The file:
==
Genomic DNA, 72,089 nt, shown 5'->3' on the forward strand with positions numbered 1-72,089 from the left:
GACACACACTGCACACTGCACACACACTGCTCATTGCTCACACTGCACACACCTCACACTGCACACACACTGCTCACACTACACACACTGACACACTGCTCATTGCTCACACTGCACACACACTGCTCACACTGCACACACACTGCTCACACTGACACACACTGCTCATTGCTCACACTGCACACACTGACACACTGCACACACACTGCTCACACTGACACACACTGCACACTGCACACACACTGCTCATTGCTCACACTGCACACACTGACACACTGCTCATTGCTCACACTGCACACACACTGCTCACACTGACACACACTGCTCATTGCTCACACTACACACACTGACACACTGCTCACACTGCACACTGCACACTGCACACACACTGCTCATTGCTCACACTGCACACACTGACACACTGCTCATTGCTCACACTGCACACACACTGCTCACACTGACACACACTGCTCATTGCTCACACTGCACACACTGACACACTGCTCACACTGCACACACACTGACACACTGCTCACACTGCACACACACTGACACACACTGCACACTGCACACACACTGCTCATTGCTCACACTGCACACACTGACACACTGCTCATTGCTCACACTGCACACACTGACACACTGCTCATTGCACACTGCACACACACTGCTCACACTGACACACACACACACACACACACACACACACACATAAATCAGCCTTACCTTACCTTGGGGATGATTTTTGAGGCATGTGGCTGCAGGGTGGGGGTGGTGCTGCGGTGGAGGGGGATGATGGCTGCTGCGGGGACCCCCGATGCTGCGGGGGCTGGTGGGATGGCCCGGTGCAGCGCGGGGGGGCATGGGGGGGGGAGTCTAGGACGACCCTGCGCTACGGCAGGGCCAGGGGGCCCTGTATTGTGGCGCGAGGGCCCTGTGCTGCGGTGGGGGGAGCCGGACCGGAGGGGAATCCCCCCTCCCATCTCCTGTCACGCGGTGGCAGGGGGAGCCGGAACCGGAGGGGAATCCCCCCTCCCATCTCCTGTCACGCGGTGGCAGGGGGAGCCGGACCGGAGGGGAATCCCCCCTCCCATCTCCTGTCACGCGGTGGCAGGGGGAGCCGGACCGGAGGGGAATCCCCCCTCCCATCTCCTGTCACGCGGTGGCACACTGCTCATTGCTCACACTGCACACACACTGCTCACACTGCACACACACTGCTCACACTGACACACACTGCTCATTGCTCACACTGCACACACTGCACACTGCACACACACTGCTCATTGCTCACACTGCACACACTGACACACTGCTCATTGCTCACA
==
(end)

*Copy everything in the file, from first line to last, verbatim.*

Genomic DNA, 72,089 nt, shown 5'->3' on the forward strand with positions numbered 1-72,089 from the left:
GACACACACTGCACACTGCACACACACTGCTCATTGCTCACACTGCACACACCTCACACTGCACACACACTGCTCACACTACACACACTGACACACTGCTCATTGCTCACACTGCACACACACTGCTCACACTGCACACACACTGCTCACACTGACACACACTGCTCATTGCTCACACTGCACACACTGACACACTGCACACACACTGCTCACACTGACACACACTGCACACTGCACACACACTGCTCATTGCTCACACTGCACACACTGACACACTGCTCATTGCTCACACTGCACACACACTGCTCACACTGACACACACTGCTCATTGCTCACACTACACACACTGACACACTGCTCACACTGCACACTGCACACTGCACACACACTGCTCATTGCTCACACTGCACACACTGACACACTGCTCATTGCTCACACTGCACACACACTGCTCACACTGACACACACTGCTCATTGCTCACACTGCACACACTGACACACTGCTCACACTGCACACACACTGACACACTGCTCACACTGCACACACACTGACACACACTGCACACTGCACACACACTGCTCATTGCTCACACTGCACACACTGACACACTGCTCATTGCTCACACTGCACACACTGACACACTGCTCATTGCACACTGCACACACACTGCTCACACTGACACACACACACACACACACACACACACACACATAAATCAGCCTTACCTTACCTTGGGGATGATTTTTGAGGCATGTGGCTGCAGGGTGGGGGTGGTGCTGCGGTGGAGGGGGATGATGGCTGCTGCGGGGACCCCCGATGCTGCGGGGGCTGGTGGGATGGCCCGGTGCAGCGCGGGGGGGCATGGGGGGGGGAGTCTAGGACGACCCTGCGCTACGGCAGGGCCAGGGGGCCCTGTATTGTGGCGCGAGGGCCCTGTGCTGCGGTGGGGGGAGCCGGACCGGAGGGGAATCCCCCCTCCCATCTCCTGTCACGCGGTGGCAGGGGGAGCCGGAACCGGAGGGGAATCCCCCCTCCCATCTCCTGTCACGCGGTGGCAGGGGGAGCCGGACCGGAGGGGAATCCCCCCTCCCATCTCCTGTCACGCGGTGGCAGGGGGAGCCGGACCGGAGGGGAATCCCCCCTCCCATCTCCTGTCACGCGGTGGCACACTGCTCATTGCTCACACTGCACACACACTGCTCACACTGCACACACACTGCTCACACTGACACACACTGCTCATTGCTCACACTGCACACACTGCACACTGCACACACACTGCTCATTGCTCACACTGCACACACTGACACACTGCTCATTGCTCACA